It is impossible to be quiet when moving through the marsh. With every step you’re brushing again dried grasses or cattails and splodging (Thanks Sheba!) through knee-deep water.
Hey, that’s probably why cranes are smart and build their nests in marsh areas! They can hear potential predators approaching…
Yesterday Joe and I tried to sneak out to install a trailcam on nest BP01N. We could see the adult on the nest and as we approached she flushed.
We can only do this early in the morning but not on really cool days. Eggs exposed to cool conditions won’t be viable for long. Alternatively, if it’s too warm, exposed eggs could cook so we must check conditions and make the call.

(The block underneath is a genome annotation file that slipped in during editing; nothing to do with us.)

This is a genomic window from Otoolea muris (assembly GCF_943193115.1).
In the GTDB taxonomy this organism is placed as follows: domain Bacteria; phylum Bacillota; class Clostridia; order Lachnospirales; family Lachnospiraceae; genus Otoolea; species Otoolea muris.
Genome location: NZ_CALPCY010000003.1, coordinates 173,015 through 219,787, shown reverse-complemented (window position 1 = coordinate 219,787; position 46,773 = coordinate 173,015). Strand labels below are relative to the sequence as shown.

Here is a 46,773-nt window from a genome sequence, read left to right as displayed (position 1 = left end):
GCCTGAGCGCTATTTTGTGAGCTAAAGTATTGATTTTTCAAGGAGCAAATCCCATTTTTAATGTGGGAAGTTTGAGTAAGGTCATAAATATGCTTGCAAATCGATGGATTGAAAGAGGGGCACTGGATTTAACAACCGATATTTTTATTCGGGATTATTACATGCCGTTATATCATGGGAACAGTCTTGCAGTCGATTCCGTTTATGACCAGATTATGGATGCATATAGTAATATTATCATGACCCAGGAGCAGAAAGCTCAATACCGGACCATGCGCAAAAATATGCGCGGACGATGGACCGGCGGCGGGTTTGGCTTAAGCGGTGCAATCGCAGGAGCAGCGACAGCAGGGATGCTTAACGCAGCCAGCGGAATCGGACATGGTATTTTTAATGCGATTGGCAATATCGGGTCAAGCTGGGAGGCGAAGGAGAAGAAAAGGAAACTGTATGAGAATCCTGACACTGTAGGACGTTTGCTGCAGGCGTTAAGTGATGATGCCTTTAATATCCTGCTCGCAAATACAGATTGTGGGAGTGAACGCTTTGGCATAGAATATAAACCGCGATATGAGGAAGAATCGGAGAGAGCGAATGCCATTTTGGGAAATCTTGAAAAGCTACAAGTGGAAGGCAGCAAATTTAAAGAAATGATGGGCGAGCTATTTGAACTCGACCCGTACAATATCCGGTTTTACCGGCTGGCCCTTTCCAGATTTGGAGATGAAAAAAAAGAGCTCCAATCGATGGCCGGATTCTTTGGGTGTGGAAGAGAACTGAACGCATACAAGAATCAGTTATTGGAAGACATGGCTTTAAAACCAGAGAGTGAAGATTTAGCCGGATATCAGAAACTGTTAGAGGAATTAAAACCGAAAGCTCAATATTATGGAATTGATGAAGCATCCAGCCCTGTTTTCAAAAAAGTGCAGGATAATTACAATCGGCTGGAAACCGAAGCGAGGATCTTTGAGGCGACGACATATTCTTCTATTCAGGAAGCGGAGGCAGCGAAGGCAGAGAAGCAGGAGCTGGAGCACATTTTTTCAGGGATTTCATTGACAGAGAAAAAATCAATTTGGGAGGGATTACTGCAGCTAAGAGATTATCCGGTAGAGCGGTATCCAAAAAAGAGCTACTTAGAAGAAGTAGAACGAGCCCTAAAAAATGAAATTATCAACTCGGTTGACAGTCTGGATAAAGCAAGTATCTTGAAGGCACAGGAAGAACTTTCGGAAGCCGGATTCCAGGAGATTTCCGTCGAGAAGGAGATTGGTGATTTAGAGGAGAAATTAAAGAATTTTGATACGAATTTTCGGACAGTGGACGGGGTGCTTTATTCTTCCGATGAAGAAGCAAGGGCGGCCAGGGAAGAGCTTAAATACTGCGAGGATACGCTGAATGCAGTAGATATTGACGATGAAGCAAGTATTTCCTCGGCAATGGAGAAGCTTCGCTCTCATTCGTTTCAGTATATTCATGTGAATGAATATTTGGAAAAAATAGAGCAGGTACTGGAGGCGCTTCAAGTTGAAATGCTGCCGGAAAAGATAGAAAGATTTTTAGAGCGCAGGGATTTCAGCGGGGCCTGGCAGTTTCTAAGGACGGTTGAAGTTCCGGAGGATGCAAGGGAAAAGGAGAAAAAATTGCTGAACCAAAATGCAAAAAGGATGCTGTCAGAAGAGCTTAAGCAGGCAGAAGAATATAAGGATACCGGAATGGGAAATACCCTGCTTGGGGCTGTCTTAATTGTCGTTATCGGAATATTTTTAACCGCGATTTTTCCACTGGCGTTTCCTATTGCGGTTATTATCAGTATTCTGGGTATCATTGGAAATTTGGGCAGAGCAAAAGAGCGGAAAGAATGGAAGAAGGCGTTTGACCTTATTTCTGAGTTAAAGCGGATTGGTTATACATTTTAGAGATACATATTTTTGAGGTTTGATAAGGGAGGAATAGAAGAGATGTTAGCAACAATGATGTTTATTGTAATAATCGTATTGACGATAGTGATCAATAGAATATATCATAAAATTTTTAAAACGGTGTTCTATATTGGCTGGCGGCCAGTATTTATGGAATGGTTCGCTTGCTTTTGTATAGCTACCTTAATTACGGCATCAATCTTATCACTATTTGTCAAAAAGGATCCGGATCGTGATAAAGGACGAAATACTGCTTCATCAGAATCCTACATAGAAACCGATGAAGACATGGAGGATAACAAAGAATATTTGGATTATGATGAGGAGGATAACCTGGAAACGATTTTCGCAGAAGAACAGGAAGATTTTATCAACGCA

Once the call is made, we move in, line up the trailcam/mounting post, which has been camouflaged with grasses… Push that into the ground so that it faces north (less sunlight/glare), take a photo of the setup then retreat as quickly as possible. Yesterday’s time was 3 minutes – a new record!
Here’s a photo showing the camera/nest with 2 eggs on it.
This Sandhill returned after only 13 minutes – Whew!
And here’s a photo from the Trail Camera which was placed on nest JD02N. Thanks to these images captured every 5 minutes we can tell you their first chick hatched in the late afternoon hours of May 6th and their second chick hatched on May 8th.
We’ve not yet captured either of these wiley chicks but we do know the field they’re in with Mom and Dad and are monitoring in hopes of radio tagging them soon.
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